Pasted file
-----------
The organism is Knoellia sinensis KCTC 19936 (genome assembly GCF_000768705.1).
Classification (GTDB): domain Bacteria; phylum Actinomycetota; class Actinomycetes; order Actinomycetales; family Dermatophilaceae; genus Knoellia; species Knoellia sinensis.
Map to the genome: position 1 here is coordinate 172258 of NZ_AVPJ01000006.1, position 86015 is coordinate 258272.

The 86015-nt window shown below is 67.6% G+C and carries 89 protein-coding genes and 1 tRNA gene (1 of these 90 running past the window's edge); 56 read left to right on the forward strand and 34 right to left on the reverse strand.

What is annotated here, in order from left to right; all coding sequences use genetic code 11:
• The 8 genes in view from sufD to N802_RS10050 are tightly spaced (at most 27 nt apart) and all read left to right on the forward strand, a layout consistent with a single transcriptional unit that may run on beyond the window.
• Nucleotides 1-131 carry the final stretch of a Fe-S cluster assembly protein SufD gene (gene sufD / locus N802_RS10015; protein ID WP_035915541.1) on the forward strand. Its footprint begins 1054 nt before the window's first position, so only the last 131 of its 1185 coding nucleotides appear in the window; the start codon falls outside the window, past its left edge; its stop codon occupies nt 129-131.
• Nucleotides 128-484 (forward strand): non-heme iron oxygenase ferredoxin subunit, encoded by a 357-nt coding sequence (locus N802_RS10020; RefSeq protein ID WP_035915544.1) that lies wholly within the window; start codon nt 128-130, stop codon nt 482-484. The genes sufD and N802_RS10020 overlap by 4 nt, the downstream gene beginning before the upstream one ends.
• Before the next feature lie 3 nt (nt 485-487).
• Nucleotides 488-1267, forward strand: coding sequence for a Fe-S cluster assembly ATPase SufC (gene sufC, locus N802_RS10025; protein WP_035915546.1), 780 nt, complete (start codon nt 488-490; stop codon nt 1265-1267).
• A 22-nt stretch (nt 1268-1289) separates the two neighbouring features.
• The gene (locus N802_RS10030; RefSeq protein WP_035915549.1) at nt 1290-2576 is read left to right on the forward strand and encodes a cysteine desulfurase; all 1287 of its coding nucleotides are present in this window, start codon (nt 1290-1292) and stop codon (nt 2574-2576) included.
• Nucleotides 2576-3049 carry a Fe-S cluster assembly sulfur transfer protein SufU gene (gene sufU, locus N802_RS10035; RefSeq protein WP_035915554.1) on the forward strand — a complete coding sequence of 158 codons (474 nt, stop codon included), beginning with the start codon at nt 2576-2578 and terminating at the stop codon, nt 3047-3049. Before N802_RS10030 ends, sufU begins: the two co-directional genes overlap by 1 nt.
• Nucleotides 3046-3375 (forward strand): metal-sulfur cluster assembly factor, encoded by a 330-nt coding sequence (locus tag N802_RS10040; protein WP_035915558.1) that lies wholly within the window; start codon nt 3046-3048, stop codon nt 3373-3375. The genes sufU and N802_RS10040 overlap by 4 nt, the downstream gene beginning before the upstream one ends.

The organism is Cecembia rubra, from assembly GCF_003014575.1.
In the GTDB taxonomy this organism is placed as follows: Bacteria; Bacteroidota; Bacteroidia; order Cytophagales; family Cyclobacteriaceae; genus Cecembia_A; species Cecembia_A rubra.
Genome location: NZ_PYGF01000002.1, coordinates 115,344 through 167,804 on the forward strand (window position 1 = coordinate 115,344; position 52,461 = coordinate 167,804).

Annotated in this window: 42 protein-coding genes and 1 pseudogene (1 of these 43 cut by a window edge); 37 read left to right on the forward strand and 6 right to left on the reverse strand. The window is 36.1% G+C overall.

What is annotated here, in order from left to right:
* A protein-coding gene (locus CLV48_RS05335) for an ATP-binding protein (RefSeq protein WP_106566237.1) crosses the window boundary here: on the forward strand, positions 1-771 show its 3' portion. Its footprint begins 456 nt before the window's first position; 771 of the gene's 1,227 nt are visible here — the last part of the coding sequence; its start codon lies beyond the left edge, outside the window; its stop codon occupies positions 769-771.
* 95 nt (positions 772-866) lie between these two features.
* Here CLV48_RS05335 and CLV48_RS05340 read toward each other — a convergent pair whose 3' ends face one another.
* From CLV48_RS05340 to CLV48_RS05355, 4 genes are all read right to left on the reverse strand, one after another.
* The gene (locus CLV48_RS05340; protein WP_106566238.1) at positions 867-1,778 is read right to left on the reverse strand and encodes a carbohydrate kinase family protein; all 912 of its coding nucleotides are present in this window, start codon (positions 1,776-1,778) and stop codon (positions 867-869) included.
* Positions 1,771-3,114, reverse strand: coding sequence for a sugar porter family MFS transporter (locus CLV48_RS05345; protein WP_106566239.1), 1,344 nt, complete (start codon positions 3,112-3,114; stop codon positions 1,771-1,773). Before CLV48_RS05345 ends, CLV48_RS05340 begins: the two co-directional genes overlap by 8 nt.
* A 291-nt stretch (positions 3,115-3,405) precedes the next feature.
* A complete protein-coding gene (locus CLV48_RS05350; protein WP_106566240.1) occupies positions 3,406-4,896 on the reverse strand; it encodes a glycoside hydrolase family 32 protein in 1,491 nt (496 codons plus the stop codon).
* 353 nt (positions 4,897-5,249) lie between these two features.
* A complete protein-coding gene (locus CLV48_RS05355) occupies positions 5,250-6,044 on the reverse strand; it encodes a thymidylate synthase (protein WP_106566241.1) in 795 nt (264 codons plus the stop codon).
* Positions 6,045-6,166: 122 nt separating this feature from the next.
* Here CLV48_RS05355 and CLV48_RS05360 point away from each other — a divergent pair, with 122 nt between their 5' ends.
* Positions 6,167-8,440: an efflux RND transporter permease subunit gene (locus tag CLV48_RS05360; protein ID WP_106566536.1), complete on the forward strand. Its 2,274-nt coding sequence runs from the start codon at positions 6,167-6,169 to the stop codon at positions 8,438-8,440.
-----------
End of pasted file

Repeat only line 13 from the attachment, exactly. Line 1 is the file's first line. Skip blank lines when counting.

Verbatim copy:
• Nucleotides 2576-3049 carry a Fe-S cluster assembly sulfur transfer protein SufU gene (gene sufU, locus N802_RS10035; RefSeq protein WP_035915554.1) on the forward strand — a complete coding sequence of 158 codons (474 nt, stop codon included), beginning with the start codon at nt 2576-2578 and terminating at the stop codon, nt 3047-3049. Before N802_RS10030 ends, sufU begins: the two co-directional genes overlap by 1 nt.